Madoff Whistleblower Has GE On The Defense

Madoff Whistleblower Has GE On The Defense

Boston-based General Electric (GE) is defending itself against accounting fraud alleged by the same whistleblower who called out Bernard Madoff’s Ponzi scheme, Reuters reported on Monday (Aug. 19).

Fraud investigators are accusing GE of failing to set aside funds to offset $29 billion in potential insurance losses and also charge that the company did not account for profits from its subsidiary Baker Hughes, the article said.

The 175-page fraud research report also alleged that GE misrepresented its accounting, which re-ignited concerns about the company’s economic standing. GE has endured numerous financial losses and has had to take on $40 billion in charges and write-offs.

Financial investigators Harry Markopolos and John McPherson published the report on Thursday (Aug. 15). The report said GE should set aside $29 billion for insurance reserves. Markopolos is known for sounding alarms about Madoff.

GE’s reported operating margins for the past three years are a negative 6 percent, lower than the historical average. Reported GE operating margins reached 16.1 percent in 2001, the report says.

Steve Winoker, GE’s investor relations chief, said in an email to Reuters that the company’s long-term care payouts would “play out over decades” and that GE uses “rigorous testing,” “sound actuarial analysis” and follows “regulatory and accounting” rules to estimate future payouts.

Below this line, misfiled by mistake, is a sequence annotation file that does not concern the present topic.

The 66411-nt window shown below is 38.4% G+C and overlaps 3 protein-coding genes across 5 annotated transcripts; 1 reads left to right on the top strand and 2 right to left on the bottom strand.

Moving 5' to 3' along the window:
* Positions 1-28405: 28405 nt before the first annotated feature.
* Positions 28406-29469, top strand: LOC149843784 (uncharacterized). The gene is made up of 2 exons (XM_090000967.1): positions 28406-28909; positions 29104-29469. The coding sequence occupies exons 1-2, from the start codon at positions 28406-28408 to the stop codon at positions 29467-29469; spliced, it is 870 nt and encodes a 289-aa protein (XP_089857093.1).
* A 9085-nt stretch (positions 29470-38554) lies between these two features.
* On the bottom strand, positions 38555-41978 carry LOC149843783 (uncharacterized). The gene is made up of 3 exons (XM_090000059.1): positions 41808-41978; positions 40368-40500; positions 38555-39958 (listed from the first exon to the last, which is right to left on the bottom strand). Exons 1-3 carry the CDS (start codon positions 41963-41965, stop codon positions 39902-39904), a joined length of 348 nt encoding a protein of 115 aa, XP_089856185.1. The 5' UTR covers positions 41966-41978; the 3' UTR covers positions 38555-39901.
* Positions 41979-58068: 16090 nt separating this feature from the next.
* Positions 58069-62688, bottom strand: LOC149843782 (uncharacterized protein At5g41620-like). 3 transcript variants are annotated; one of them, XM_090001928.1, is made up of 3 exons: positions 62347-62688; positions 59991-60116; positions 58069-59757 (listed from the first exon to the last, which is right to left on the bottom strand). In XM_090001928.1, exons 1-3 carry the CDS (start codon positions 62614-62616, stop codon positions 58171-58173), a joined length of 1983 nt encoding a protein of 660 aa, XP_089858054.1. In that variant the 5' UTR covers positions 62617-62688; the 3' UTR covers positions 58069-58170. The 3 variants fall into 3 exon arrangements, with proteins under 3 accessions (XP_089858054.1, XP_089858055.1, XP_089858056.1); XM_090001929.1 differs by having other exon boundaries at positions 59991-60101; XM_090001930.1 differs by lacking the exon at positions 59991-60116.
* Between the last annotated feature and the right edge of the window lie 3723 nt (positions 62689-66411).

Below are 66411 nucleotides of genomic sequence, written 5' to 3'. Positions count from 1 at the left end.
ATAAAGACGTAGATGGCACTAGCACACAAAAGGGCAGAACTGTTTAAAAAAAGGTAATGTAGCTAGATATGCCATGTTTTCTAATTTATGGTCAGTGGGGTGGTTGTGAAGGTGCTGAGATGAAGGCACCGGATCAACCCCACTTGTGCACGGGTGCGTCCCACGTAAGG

Winoker further stated that accounting rules require the company to include the subsidiary’s results in its earnings reports because it is the majority shareholder.

The allegations stem from Markopolos’ investigation into GE’s financials for an unnamed hedge fund client, which involved more than a year of probing.

“My team has spent the last seven months analyzing GE’s accounting, and we believe the $38 billion fraud we’ve come across is merely the tip of the iceberg,” Markopolos said in the report.

He also noted that the alleged fraud scheme “is going to make this company probably file for bankruptcy. WorldCom and Enron lasted about four months … we’ll see how GE goes.”